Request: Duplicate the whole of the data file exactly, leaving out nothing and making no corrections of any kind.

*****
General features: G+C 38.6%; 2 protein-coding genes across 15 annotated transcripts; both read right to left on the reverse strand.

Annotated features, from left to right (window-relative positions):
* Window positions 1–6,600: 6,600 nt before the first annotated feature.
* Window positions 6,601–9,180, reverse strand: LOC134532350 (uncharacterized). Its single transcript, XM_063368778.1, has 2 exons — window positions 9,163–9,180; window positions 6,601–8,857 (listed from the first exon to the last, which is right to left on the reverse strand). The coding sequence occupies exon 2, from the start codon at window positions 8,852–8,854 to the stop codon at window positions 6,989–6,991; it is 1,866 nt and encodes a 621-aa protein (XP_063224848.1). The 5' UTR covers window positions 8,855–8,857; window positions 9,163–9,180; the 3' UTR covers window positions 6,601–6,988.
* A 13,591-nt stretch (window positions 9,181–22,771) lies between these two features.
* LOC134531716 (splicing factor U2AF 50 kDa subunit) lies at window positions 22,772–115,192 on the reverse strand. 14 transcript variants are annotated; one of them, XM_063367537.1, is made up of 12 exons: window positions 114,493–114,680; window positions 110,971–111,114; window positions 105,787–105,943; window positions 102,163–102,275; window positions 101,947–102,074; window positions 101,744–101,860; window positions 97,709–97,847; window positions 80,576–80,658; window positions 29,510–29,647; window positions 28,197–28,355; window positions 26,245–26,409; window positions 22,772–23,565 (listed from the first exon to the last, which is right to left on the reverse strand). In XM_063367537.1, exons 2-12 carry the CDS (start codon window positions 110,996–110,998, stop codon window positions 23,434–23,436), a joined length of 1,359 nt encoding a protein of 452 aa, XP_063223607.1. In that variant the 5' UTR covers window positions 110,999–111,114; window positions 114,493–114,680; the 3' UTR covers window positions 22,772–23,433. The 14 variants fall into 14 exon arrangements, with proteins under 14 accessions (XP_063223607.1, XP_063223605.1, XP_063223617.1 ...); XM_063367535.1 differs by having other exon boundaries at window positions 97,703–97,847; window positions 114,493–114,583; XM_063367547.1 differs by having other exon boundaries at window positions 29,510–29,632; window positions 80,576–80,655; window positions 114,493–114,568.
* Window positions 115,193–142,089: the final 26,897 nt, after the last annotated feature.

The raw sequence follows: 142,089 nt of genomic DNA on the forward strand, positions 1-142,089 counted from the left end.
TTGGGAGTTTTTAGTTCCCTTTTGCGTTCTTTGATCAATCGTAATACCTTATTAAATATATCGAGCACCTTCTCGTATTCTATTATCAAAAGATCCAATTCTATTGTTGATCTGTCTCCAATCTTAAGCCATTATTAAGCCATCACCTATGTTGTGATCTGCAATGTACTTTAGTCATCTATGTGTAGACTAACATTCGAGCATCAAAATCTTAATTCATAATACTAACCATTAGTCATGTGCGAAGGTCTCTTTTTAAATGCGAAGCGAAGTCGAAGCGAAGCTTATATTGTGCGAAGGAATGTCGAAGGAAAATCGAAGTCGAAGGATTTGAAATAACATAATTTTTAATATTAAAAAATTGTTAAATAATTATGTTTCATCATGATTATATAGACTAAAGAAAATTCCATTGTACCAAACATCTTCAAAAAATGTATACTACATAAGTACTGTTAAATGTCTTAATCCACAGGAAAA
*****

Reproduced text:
General features: G+C 38.6%; 2 protein-coding genes across 15 annotated transcripts; both read right to left on the reverse strand.

Annotated features, from left to right (window-relative positions):
* Window positions 1–6,600: 6,600 nt before the first annotated feature.
* Window positions 6,601–9,180, reverse strand: LOC134532350 (uncharacterized). Its single transcript, XM_063368778.1, has 2 exons — window positions 9,163–9,180; window positions 6,601–8,857 (listed from the first exon to the last, which is right to left on the reverse strand). The coding sequence occupies exon 2, from the start codon at window positions 8,852–8,854 to the stop codon at window positions 6,989–6,991; it is 1,866 nt and encodes a 621-aa protein (XP_063224848.1). The 5' UTR covers window positions 8,855–8,857; window positions 9,163–9,180; the 3' UTR covers window positions 6,601–6,988.
* A 13,591-nt stretch (window positions 9,181–22,771) lies between these two features.
* LOC134531716 (splicing factor U2AF 50 kDa subunit) lies at window positions 22,772–115,192 on the reverse strand. 14 transcript variants are annotated; one of them, XM_063367537.1, is made up of 12 exons: window positions 114,493–114,680; window positions 110,971–111,114; window positions 105,787–105,943; window positions 102,163–102,275; window positions 101,947–102,074; window positions 101,744–101,860; window positions 97,709–97,847; window positions 80,576–80,658; window positions 29,510–29,647; window positions 28,197–28,355; window positions 26,245–26,409; window positions 22,772–23,565 (listed from the first exon to the last, which is right to left on the reverse strand). In XM_063367537.1, exons 2-12 carry the CDS (start codon window positions 110,996–110,998, stop codon window positions 23,434–23,436), a joined length of 1,359 nt encoding a protein of 452 aa, XP_063223607.1. In that variant the 5' UTR covers window positions 110,999–111,114; window positions 114,493–114,680; the 3' UTR covers window positions 22,772–23,433. The 14 variants fall into 14 exon arrangements, with proteins under 14 accessions (XP_063223607.1, XP_063223605.1, XP_063223617.1 ...); XM_063367535.1 differs by having other exon boundaries at window positions 97,703–97,847; window positions 114,493–114,583; XM_063367547.1 differs by having other exon boundaries at window positions 29,510–29,632; window positions 80,576–80,655; window positions 114,493–114,568.
* Window positions 115,193–142,089: the final 26,897 nt, after the last annotated feature.

The raw sequence follows: 142,089 nt of genomic DNA on the forward strand, positions 1-142,089 counted from the left end.
TTGGGAGTTTTTAGTTCCCTTTTGCGTTCTTTGATCAATCGTAATACCTTATTAAATATATCGAGCACCTTCTCGTATTCTATTATCAAAAGATCCAATTCTATTGTTGATCTGTCTCCAATCTTAAGCCATTATTAAGCCATCACCTATGTTGTGATCTGCAATGTACTTTAGTCATCTATGTGTAGACTAACATTCGAGCATCAAAATCTTAATTCATAATACTAACCATTAGTCATGTGCGAAGGTCTCTTTTTAAATGCGAAGCGAAGTCGAAGCGAAGCTTATATTGTGCGAAGGAATGTCGAAGGAAAATCGAAGTCGAAGGATTTGAAATAACATAATTTTTAATATTAAAAAATTGTTAAATAATTATGTTTCATCATGATTATATAGACTAAAGAAAATTCCATTGTACCAAACATCTTCAAAAAATGTATACTACATAAGTACTGTTAAATGTCTTAATCCACAGGAAAA